• 7. Ancient Egypt • Another aspect of Egyptian religious belief was the belief in an afterlife • Initially, only Pharaohs were understood to be immortal but this changes Egyptian painted sycamore fig wood sarcophagus and mummy for Neskhons. Third Intermediate Period, Dynasty XXI, c. 990-940 BCE.
    • 8. Ancient Egypt • Preoccupation with afterlife leads to creation of ka statues – Afterlife is experience by the ka or spirit that lives on once the corporeal body is dead • Ka lives on in body or in special statues made to house the spirit, a piggy bank of sorts • Ka statues placed throughout funeral complexes accompanied by all of earth’s necessities and pleasures deceased could want • Belief in ka and afterlife explains decoration of tombs Khafre Seated, front view, from Giza, c. 2520-2494 BCE, Diorite, 5 ft. 6 in
    • 9. Ancient Egypt • To preserve the body for the afterlife Egyptian’s use the process of mummification • Mummification was a 10 week process • Various symbols were wrapped with the mummy, such as an image of Horus, heart scarabs and usually The Book of the Dead complete with spells to protect the mummy • Food and drink was provided – nothing that was enjoyed on earth was lacking • These practices existed for thousands of years, even when ruled by the Greeks and Romans Diagram of the mummification process.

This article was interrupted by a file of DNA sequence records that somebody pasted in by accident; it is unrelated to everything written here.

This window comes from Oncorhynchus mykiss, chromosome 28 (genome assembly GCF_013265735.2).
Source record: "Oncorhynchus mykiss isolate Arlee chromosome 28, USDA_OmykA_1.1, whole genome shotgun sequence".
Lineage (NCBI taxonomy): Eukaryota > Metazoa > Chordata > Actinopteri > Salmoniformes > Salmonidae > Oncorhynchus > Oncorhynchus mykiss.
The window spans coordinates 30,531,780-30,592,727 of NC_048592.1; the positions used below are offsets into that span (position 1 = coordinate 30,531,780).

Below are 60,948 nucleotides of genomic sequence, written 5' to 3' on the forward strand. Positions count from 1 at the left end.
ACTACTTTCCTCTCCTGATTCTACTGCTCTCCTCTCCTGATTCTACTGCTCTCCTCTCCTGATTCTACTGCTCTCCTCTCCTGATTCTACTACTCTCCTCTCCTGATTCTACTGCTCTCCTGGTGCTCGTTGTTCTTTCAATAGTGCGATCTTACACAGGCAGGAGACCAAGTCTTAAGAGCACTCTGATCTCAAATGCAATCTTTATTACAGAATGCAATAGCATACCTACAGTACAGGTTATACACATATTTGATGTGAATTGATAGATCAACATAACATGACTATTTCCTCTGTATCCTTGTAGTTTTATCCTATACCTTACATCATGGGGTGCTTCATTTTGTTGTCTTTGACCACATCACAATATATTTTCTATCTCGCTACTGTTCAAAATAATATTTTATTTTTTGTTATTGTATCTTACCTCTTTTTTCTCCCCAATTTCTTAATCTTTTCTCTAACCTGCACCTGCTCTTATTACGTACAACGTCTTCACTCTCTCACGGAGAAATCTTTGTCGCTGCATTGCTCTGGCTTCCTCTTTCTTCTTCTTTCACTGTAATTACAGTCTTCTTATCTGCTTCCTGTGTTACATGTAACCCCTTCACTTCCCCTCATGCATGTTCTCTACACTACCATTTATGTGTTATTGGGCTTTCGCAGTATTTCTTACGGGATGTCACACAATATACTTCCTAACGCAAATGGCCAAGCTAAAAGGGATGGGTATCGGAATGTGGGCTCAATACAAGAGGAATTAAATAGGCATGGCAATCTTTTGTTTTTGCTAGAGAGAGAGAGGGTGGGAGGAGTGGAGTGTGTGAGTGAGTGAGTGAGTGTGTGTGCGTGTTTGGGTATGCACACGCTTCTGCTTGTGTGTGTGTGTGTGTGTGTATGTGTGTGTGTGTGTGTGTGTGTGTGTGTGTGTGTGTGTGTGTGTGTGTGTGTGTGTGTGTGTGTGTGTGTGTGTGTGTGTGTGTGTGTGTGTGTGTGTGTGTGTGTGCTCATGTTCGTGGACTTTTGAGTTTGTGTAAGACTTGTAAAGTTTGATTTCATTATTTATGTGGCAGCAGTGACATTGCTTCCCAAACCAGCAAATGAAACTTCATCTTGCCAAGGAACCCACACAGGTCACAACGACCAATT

• 10. Ancient Egypt • Books of the Dead were hidden within the wrappings on the bodies as “cheat sheets” to help the deceased along his/her journey to the afterlife Details from Judgment of Hunefer Before Osiris, illustration from the Book of the Dead, 19th Century, New Kingdom, 1285 BCE. Painted papyrus
    • 11. Ancient Egypt • Architecture in Ancient Egypt primarily funerary • Tombs provide majority of our information about Egyptian civilization Pyramid complex of the Pharaoh Unis (ca.2378 - 2348 BCE)
    • 12. Ancient Egypt Major periods of Egyptian history: •Pre-Dynastic Period 4350-3150 BCE •Early Dynastic Period 3100-2700 BCE •Old Kingdom 2700-2150 BCE •Middle Kingdom 2050-1785 BCE •New Kingdom 1575-1085 BCE – Amarna period-1370-1350 BCE